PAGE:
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Another Wabasha summer, under the bridge

by Michael Flicek

September 07, 2016

If you listen to the lyrics of the 4onthefloor’s “Small Towns,” you’ll get an accurate depiction of the town I grew up in: one grocery store, no stoplights and yes, if you look hard enough in the right direction, a water-tower skyline. Perhaps it is the simplicity associated with these things that draws visitors to Wabasha, shooting location of the film Grumpy Old Men. What visitors may not know is its intriguing musical history.

In Wabasha, anything can happen. Nearly 20 years ago, shortly after the release of Titanic, Gaelic Storm performed in front of a 200-person crowd in the upstairs of a local watering hole on the banks of the Mississippi River, creating folklore that would later be passed down from one generation of music listeners to the next.

From 2008 to 2012, Moonshine Showcase regularly provided year-round live music to the community. An old, abandoned middle school theater was dusted off and brought back to life. The venue offered music lovers an intimate experience to listen to some of their favorite musicians, and a unique opportunity to form personal relationships with artists before, during, or after a show. The venue welcomed recognizable names such Mason Jennings, Jeremy Messersmith, Gary Louris, and many others to the community.

“When bands came to Wabasha, I treated them like my family,” said Barry Hill, proprietor of the venture and son of the local hardware store owners. “I tried to make them as comfortable as possible and most of them became my friends.” Farewell Milwaukee proved its friendship with Hill when the group surprised him at his father’s wedding reception.

“Farewell was playing at Ed’s in Winona one night and La Crosse the next,” said Hill. “I asked Ben if he would pop up and do an acoustic set. The whole band showed up and played a show; it was awesome.”

Nowadays, music listeners get their fix from polka bands, big bands, community bands, or whatever band the River Junctions Art Council lines up to perform under the bridge on Friday nights during the summer.

If you fail to catch a glimpse of live music under the bridge, your best chance to hear music the rest of the night will more than likely come from jukeboxes found in either the local bowling alley or VFW. Sure, local river rats will occasionally play at the pub or saloon, but mostly on a seasonal basis. Being a music fan in Wabasha means keeping on the lookout.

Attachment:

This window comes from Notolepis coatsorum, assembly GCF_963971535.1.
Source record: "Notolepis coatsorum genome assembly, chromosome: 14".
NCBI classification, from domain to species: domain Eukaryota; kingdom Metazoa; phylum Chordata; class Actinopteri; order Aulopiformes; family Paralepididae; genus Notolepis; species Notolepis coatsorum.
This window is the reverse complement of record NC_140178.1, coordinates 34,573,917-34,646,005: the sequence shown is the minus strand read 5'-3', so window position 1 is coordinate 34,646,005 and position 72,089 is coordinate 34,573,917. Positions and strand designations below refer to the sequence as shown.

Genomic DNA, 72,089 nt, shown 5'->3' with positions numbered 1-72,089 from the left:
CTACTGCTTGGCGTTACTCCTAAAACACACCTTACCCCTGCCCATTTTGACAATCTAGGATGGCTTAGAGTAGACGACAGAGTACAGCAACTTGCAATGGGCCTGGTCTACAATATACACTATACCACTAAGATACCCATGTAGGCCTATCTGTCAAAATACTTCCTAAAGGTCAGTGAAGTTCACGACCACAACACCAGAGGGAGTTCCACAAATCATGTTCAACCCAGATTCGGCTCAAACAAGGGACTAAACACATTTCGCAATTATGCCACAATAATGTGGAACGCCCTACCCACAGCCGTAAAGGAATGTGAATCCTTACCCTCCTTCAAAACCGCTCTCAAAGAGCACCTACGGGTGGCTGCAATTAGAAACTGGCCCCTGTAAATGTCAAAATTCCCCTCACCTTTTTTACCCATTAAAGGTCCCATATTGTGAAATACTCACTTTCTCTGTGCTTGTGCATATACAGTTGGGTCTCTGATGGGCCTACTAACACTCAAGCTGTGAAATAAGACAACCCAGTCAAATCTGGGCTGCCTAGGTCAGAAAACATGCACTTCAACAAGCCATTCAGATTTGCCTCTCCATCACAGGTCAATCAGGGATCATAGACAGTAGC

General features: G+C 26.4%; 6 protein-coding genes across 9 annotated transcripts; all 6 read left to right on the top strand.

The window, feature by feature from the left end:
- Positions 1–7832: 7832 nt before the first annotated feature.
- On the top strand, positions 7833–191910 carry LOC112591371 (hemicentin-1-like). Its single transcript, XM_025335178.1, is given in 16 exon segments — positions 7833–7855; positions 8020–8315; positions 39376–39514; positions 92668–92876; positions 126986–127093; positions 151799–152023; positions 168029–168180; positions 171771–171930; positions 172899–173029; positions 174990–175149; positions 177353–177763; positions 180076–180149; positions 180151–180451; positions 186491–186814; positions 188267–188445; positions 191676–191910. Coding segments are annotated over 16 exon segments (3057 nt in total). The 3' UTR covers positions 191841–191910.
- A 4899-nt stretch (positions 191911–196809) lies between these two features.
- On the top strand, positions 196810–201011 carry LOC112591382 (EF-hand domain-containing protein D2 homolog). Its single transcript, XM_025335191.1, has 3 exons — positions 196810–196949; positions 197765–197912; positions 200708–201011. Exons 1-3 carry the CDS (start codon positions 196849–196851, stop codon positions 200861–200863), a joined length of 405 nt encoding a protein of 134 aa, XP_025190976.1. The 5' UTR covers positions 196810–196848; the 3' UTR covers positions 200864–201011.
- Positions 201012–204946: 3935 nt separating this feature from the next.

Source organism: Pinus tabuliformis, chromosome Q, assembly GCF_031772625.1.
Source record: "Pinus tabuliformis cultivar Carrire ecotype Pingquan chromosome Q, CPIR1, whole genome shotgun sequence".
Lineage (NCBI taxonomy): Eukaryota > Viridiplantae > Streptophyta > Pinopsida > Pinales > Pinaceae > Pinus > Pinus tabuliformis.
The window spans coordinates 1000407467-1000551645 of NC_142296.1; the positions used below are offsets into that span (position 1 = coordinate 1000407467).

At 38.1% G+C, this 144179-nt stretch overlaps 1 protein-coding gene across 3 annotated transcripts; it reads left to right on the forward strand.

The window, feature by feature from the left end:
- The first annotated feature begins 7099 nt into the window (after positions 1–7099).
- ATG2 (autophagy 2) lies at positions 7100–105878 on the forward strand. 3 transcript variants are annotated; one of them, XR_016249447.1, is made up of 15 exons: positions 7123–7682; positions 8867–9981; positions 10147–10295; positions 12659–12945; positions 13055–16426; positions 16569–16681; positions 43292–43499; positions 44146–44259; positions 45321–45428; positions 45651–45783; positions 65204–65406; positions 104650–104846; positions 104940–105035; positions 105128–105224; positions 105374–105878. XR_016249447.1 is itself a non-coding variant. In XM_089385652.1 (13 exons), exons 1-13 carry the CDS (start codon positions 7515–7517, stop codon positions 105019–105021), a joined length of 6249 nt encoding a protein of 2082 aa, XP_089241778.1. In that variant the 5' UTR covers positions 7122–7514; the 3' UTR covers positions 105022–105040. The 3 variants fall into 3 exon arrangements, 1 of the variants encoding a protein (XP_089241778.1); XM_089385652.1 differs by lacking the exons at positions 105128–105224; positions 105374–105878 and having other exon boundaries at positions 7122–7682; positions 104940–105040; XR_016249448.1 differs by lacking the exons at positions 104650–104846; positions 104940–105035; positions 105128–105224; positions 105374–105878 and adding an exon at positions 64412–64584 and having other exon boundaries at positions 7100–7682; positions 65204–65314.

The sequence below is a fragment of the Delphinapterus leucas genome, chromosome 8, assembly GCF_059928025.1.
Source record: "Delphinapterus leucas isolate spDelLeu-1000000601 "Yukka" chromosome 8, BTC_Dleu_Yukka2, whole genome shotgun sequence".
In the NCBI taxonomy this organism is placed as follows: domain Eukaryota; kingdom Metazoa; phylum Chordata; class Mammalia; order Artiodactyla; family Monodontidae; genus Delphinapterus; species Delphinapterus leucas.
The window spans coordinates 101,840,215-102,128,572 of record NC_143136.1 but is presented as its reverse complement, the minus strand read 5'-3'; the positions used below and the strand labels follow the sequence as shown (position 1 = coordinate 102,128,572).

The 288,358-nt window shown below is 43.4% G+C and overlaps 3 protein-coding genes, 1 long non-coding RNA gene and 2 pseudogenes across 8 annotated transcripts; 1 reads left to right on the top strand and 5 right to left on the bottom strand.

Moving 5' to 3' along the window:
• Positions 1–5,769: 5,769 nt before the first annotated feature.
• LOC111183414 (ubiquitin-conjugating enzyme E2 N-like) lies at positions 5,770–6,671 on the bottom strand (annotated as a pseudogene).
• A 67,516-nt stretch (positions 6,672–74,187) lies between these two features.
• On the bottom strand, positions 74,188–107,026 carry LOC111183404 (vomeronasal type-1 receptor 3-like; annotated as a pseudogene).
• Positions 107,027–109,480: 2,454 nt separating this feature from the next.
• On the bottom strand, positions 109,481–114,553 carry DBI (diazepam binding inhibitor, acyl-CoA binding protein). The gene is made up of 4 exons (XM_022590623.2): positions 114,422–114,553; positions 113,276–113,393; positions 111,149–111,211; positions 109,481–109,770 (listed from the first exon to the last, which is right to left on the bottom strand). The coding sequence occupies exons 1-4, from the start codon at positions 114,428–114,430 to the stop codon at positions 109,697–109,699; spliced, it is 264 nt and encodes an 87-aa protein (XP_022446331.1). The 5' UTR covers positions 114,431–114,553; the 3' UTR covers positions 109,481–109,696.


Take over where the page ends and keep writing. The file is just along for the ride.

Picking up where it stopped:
During the Riverboat Days festival this summer, I was fortunate enough to attend an event that — like Gaelic Storm and Moonshine Showcase — will take its place in Wabasha’s music folklore. Farewell Milwaukee and the 4onthefloor took Heritage Park’s stage under the bridge on Saturday, July 31.


An all-ages crowd eagerly awaited the first chords of Farewell Milwaukee, with several spectators gleefully swinging around lampposts as late arrivers scurried to gather enough for the $10 entry fee.

“Those guys are tryin’ to get a free show,” laughed guitarist and lead vocalist Ben Lubeck. “We don’t mind.”

Starting the show with three songs from three different albums, Lubeck and company christened the evening of music with “It’s Alright, It’s Ok, There’s Something to Live for…Jesus Told Me So” and “The Wallpaper’s Gonna Swallow You Whole,” establishing the mood for what would become a night full of head-bobbing tunes.

Farewell’s third song was “Figure You Out,” which will be released this Friday on the band’s new album, FM. Midway through the song, 4onthefloor frontman Gabriel Douglas showed his appreciation as he danced and waved a Minnesota flag while setting up across the park on the main stage.

Slide guitar and harmonica riffs rang into the night sky, moving couples off of blankets on the grass to the dance floor. Farewell concluded its set by rocking out to “Liar,” off their first album and “Hurt No More,” off their upcoming album.

“Thank you, Farewell Milwaukee, for burning half of your face off,” said Douglas, as attention shifted to the main stage. “The other half is about to get burnt.”

The crowd was unsure what to make of this statement until loud guitars were accompanied by four heart-pounding kick drums, and Douglas belted out the lyrics of “King of the Jungle” to begin 4onthefloor’s set.

By the time the band got to its second and third songs — “Undertow” and “Junkie” — the group’s infectious, high energy set maniacally transfixed an already electric crowd, as they followed Douglas’s every move.


“Wabasha, do you guys ever howl?” asked Douglas. “Cool, do it on this song.”

The crowd proceeded, and at the end of “Howl For Me” Douglas waved for an extended period of time and questioned the audience as to why he wasn’t crowned Miss Wabasha earlier on during the day’s festivities.

4onthefloor then warmed the hearts of the locals, performing “Small Towns” and sing-a-long “On Tuesdays.”

“Sanchez” — the first and only slower song of the set — was played near the end of the two-hour show, allowing concertgoers a moment to catch their breath.

A cover of Third Eye Blind’s “Semi-Charmed Life” reinvigorated the crowd and set up “All My Friends,” the last song of the night — sort of. The song began as usual, but then became a megamix of covers of songs by artists such as Weezer, Red Hot Chili Peppers, AC/DC, the Beatles, Daft Punk and several others.

4onthefloor exited the purple-lit stage and, as if still mimicking Douglas’s every move, so did the rambunctious crowd, spilling into the streets and local establishments of the tiny river town.


Writer Michael Flicek, a Wabasha native, is a student at St. Mary's University of Minnesota. Photographer Fletcher Blaschko is a student at Hamline University.

Clean Water Land & Legacy Amendment
This activity is made possible in part by the Minnesota Legacy Amendment’s Arts & Cultural Heritage Fund.